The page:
"Most of the knowledge that I possess as regards Mormonism, and the plates from which young Joseph translated the Book of Mormon, was derived from conversations with Smith, Sr., and Martin Harris. . . . Before entering upon it, I required to be shown the plates of which he spoke, but he said if I saw and handled the plates I would be struck dead. I told him, if this was the case, it was just the kind of death I would want to die. But he would not consent, and thus gave me up. I was also well acquainted with Martin Harris. In fact, we were great friends, and I thought often of him after years. Of late I have often desired to make a journey to California, and on going through Utah, to look for Martin Harris. I know he would have received me with open arms. He often spoke to me of those plates, and I told him that I could not believe that they were what they claimed to be. But he persisted so earnestly in claiming them to be authentic that I was perplexed. I met Martin Harris, several years later, on a steam-boat on Cayuga Lake. He had with him a company of “Saints”—about two hundred of them—bound for Missouri. He preached to the passengers on board, on the “last dispensation” and the Book of Mormon as the word of God, and declared that he often communicated with Christ, as one man with another, and many other statements equally strange. In the course of his sermon, he referred to me, and advised his audience, if they doubted his honesty, to inquire of me concerning his reputation, as I was a townsmen of his and knew him well. The captain of the boat was by my side and enquired of me what sort of a man Harris was. I could not do otherwise than speak well of him; only this I said, that on religious subjects I thought him slightly demented. I was thunderstruck when I heard him speak, and was more perplexed than ever.

. . .

Both Smith and Harris told me that the latter took the plates to Dr. Mitchell, of Philadelphia, a reputed linguist, and well versed in heiroglyphics [hieroglyphics], that the professor recognized in the writing on the plates an account of a highly civilized race that once inhabited this continent."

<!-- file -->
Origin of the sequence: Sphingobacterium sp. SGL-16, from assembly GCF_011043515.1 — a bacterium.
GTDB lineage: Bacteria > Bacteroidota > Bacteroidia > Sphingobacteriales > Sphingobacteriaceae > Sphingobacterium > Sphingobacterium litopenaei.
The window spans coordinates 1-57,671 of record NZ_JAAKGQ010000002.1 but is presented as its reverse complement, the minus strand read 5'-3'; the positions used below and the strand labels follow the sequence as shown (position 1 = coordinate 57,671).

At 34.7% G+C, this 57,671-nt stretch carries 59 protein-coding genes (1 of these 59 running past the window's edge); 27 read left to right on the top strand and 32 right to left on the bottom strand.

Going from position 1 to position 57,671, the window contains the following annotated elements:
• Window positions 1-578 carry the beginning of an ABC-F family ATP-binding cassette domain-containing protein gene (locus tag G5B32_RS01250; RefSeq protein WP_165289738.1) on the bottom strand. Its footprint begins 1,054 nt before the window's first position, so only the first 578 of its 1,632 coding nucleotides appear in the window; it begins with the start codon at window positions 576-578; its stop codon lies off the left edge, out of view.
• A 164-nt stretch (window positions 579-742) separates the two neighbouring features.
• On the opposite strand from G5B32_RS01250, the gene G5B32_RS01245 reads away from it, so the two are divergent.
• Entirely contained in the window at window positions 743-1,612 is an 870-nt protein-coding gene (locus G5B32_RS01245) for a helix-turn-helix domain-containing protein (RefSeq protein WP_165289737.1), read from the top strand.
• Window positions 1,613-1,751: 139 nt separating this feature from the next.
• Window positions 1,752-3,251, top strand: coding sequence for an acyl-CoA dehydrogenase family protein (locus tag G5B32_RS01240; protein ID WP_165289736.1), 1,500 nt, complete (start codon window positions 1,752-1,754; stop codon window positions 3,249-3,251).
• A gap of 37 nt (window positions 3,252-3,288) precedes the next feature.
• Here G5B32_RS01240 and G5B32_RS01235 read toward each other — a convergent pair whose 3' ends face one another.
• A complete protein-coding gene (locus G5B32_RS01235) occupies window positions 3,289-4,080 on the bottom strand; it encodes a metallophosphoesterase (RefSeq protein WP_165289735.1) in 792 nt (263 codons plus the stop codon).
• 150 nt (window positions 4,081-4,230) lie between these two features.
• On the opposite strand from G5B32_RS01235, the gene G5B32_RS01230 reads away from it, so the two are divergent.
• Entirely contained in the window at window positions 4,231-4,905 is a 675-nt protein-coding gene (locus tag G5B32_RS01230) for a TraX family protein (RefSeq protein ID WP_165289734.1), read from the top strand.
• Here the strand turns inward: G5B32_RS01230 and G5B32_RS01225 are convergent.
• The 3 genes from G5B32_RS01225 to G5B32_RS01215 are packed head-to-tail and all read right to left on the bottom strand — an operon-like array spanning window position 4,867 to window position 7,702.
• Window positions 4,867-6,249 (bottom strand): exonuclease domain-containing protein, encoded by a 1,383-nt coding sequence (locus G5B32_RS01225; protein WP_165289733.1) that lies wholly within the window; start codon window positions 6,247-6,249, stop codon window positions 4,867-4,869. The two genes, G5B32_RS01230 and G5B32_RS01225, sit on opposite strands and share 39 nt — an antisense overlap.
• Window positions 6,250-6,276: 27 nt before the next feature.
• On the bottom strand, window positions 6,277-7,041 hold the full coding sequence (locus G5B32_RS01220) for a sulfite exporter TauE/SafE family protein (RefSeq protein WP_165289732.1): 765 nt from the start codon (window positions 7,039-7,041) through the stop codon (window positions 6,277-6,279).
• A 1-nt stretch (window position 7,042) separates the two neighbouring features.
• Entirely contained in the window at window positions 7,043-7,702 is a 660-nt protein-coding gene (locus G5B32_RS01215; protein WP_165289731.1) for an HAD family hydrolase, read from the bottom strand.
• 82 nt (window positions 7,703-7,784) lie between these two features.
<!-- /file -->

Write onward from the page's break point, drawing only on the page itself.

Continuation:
"Are you not mistaken about the plates—was it not an abstract, or a portion of the writing or characters on one of these plates, that was shown to Dr. Mitchell?"

"No, sir; I remember distinctly to have heard both Smith and Harris say that the latter took the plates to Dr. Mitchell."

"Did this take place before the work of translation had commenced?"

"Yes, sir."

"Did you hear of Martin Harris subsequently, that is, after the translation had been entered upon, taking a transcript of some of the writing on the plates to Dr. Anthony of New York, and of this linguist having recognized in the transcript the characteers of some oriential language, but declaring himself unable to read it"

"I never heard of such a translation."

. . .

"Did you ever read the Book of Mormon?"

"I never saw the book. The printer in Palmyra who printed it sent me several proofs, and I read some, but finally grew tired of them and paid no more attention to them."

"You have no connected idea, then, of the contents of the book in question?"

"No, sir."

"Martin Harris told me that the plates were sewed in a silk sack, and were never opened at such occasions, but lay on the table while young Joseph Smith placed the Urim and Thummim in his hat, and then “read” the translation of the writing in the stones."

"Do you know who acted as scribe on these occassions?"

"No, sir."

"Were you acquainted with the early history of Mormonism—if so, what was their standing in the community?"

"Did you learn any particulars about the work of translation?"

"I did not personally know any one else, save Oliver Cowdery; my acquaintance with him was, however, but slight. He was greatly respected by all, as far as I know, as indeed were all the people in those parts, who accepted the new creed. They were, for the most part substantial farmers. Martin Harris was universally looked up to, and I never heard any one say a word against him."